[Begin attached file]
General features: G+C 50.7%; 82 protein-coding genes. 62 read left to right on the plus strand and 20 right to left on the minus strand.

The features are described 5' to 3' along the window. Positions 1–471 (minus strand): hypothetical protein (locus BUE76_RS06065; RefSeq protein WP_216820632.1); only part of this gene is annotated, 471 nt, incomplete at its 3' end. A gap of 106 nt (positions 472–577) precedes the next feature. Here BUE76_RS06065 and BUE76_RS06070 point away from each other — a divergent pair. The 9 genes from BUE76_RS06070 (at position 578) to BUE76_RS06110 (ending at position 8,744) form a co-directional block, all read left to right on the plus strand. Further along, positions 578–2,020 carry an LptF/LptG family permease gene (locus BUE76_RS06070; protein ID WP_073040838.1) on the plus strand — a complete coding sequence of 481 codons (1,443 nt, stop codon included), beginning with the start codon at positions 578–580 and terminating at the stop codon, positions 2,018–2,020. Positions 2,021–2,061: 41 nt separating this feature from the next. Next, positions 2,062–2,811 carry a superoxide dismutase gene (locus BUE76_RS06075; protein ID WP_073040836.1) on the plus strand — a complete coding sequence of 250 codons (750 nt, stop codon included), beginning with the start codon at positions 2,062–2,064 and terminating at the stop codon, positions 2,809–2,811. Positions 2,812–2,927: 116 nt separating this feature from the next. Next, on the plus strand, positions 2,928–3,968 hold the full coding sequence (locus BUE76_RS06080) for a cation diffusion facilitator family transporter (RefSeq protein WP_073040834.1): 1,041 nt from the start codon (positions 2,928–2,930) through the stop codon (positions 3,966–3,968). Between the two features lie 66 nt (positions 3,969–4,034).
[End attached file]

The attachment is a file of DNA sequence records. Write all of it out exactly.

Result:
General features: G+C 50.7%; 82 protein-coding genes. 62 read left to right on the plus strand and 20 right to left on the minus strand.

The features are described 5' to 3' along the window. Positions 1–471 (minus strand): hypothetical protein (locus BUE76_RS06065; RefSeq protein WP_216820632.1); only part of this gene is annotated, 471 nt, incomplete at its 3' end. A gap of 106 nt (positions 472–577) precedes the next feature. Here BUE76_RS06065 and BUE76_RS06070 point away from each other — a divergent pair. The 9 genes from BUE76_RS06070 (at position 578) to BUE76_RS06110 (ending at position 8,744) form a co-directional block, all read left to right on the plus strand. Further along, positions 578–2,020 carry an LptF/LptG family permease gene (locus BUE76_RS06070; protein ID WP_073040838.1) on the plus strand — a complete coding sequence of 481 codons (1,443 nt, stop codon included), beginning with the start codon at positions 578–580 and terminating at the stop codon, positions 2,018–2,020. Positions 2,021–2,061: 41 nt separating this feature from the next. Next, positions 2,062–2,811 carry a superoxide dismutase gene (locus BUE76_RS06075; protein ID WP_073040836.1) on the plus strand — a complete coding sequence of 250 codons (750 nt, stop codon included), beginning with the start codon at positions 2,062–2,064 and terminating at the stop codon, positions 2,809–2,811. Positions 2,812–2,927: 116 nt separating this feature from the next. Next, on the plus strand, positions 2,928–3,968 hold the full coding sequence (locus BUE76_RS06080) for a cation diffusion facilitator family transporter (RefSeq protein WP_073040834.1): 1,041 nt from the start codon (positions 2,928–2,930) through the stop codon (positions 3,966–3,968). Between the two features lie 66 nt (positions 3,969–4,034).